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Spokane, Washington  Est. May 19, 1883
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‘The future is electric’: Spokane’s prioritization of electric vehicles part of a larger trend

In August 2018, Spokane County was home to 755 electric cars.

According to the state Department of Licensing, those 755 made up 0.2% of the county’s more than 300,000 registered passenger vehicles. They were oddities and rarities, inspiring chit-chat and drawing stares. It was an internal combustion-powered world and electric cars were just living in it.

They still are, really. Sure, in the past four years the combined number of pure electric and plug-in hybrid passenger vehicles has risen to 2,661, an increase of 252%. But that’s still only 0.8% of Spokane County cars. Gasoline’s reign hasn’t come to an end.

The end may be looming, though.

Gov. Jay Inslee in August said Washington will follow California’s lead and ban the sale of new gas-powered vehicles by 2035. The state Legislature set a goal of phasing out new internal-combustion cars by 2030. Some local politicians are driving a push toward electric vehicles, too.

The Spokane City Council in the past two years has begun buying and leasing electric vehicles as the city incrementally replaces its aging fleet.

Last week, the council voted 6-1 to spend $198,000 on four Ford F-150 Lightning pickups for the city’s engineering department. Councilman Michael Cathcart said he voted against buying the pickup trucks because he doesn’t want to spend taxpayer money on electric vehicles while the technology is still evolving.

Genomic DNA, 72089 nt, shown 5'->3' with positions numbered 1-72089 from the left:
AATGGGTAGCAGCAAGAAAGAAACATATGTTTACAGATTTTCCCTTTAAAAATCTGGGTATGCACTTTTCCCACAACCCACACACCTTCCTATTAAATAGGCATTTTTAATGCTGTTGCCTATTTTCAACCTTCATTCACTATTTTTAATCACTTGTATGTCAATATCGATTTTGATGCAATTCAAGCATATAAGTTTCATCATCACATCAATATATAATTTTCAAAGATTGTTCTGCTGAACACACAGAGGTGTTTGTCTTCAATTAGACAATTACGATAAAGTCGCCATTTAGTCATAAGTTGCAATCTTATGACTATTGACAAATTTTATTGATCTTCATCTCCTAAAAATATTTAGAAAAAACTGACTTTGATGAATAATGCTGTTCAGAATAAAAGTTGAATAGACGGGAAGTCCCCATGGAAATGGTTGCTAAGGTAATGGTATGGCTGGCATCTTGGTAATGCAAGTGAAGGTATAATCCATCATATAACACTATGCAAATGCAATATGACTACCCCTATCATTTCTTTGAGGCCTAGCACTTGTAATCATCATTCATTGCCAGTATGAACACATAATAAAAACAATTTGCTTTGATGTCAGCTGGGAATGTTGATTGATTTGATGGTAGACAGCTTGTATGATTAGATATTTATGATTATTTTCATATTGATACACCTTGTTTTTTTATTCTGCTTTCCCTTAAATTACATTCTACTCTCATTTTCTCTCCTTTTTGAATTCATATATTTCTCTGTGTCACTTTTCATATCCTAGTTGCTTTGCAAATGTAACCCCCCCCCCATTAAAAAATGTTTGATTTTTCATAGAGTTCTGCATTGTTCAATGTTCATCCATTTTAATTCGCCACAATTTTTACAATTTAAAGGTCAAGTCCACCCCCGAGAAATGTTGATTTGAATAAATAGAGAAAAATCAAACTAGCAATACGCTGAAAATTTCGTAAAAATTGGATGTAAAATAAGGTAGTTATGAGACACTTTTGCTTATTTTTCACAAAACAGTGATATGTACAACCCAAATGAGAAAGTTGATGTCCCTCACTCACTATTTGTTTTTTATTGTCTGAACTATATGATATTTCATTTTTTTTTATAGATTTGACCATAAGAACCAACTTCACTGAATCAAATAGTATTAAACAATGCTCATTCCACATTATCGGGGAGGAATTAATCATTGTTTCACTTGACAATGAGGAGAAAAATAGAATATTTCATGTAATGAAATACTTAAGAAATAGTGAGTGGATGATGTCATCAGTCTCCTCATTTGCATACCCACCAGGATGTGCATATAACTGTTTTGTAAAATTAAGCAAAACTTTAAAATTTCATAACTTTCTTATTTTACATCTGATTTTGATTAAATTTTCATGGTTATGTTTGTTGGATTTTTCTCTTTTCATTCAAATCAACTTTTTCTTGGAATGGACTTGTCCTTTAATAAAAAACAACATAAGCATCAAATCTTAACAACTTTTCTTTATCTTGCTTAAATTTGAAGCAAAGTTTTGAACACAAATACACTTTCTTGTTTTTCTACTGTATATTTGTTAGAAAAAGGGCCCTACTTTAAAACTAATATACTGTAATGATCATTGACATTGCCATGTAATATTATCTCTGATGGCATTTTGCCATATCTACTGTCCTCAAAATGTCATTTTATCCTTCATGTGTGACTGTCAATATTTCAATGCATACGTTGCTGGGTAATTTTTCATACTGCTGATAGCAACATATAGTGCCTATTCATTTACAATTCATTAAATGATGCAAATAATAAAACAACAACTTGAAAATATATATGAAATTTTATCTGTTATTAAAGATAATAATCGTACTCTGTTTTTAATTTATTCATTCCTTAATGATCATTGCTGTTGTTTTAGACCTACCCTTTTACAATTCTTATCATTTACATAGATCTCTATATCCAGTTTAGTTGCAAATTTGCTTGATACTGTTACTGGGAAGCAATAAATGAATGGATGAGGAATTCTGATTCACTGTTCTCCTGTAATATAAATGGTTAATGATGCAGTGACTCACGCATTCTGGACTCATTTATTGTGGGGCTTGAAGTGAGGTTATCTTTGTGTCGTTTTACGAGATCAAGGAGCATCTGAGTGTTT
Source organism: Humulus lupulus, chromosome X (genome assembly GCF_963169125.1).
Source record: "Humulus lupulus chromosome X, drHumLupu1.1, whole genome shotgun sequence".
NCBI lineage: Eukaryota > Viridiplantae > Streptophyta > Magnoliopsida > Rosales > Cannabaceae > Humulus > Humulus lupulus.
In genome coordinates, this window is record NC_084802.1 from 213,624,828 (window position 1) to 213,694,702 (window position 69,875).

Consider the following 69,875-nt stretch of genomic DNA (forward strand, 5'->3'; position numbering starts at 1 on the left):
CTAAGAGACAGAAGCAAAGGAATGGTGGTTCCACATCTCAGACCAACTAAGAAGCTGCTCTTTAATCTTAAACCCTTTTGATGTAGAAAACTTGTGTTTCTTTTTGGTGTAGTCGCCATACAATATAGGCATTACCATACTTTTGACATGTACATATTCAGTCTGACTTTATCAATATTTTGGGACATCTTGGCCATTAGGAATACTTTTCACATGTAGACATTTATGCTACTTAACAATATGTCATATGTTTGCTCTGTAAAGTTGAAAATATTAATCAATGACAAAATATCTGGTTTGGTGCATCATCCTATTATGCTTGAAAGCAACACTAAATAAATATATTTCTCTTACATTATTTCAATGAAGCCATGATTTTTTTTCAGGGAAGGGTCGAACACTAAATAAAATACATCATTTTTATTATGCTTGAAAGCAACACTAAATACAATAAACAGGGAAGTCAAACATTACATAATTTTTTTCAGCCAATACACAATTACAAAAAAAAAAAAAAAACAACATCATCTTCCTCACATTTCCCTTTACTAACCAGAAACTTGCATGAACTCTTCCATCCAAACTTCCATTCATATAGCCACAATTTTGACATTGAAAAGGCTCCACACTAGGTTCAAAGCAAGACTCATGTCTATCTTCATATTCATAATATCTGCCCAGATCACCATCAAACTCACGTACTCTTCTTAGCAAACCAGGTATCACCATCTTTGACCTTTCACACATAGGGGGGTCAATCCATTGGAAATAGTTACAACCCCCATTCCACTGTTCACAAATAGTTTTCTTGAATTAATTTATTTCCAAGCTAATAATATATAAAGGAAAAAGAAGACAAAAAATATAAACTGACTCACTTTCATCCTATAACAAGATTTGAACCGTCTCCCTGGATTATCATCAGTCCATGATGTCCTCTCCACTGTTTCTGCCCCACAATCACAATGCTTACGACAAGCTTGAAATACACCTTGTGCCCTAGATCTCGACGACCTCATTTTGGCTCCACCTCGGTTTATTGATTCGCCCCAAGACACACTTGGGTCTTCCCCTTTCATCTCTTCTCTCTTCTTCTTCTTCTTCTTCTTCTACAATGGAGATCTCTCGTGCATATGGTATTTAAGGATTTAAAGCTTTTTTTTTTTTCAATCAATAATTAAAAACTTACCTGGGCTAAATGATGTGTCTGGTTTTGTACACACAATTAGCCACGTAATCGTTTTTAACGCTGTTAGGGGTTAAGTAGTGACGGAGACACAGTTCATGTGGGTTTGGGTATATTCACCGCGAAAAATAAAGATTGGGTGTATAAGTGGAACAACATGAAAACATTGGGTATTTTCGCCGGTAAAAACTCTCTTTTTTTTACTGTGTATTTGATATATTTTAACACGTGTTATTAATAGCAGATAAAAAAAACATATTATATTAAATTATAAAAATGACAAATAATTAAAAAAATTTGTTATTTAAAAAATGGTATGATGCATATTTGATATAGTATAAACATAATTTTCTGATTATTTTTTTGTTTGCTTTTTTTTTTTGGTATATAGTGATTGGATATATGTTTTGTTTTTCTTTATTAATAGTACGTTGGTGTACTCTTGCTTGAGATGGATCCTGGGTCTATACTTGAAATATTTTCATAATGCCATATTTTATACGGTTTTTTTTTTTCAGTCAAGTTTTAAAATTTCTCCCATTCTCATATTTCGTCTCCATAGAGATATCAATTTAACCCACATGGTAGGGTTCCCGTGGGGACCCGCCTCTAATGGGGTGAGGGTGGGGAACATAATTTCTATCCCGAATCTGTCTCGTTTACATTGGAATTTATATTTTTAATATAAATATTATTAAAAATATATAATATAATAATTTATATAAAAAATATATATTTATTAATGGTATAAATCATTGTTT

Some automakers have pivoted toward electric vehicles even more aggressively than governments, putting hundreds of billions of dollars toward battery development. General Motors made headlines last year when the company said it will stop selling gas-powered vehicles by 2035.

Utilities also are readying themselves for the rise in electric vehicles.

Rendall Farley, Avista’s manager of electric transportation, said the utility expects transportation to account for 20% of its electric grid load by 2045.

That could help Avista’s customers, Farley said.

Many electrical vehicle owners will charge their cars at night, during off-peak hours, or in the middle of the day when solar panels produce excess energy, Farley said.

He said the rise in charging will generate money for Avista that it wouldn’t make otherwise. The utility’s costs are largely fixed, so the additional revenue would allow it to lower rates for customers, Farley said.

Farley emphasized that transitioning away from gas-powered vehicles will reduce carbon emissions, reduce costs for consumers and bring a host of environmental benefits.

“This is a better energy future,” he said. “The future is electric.”

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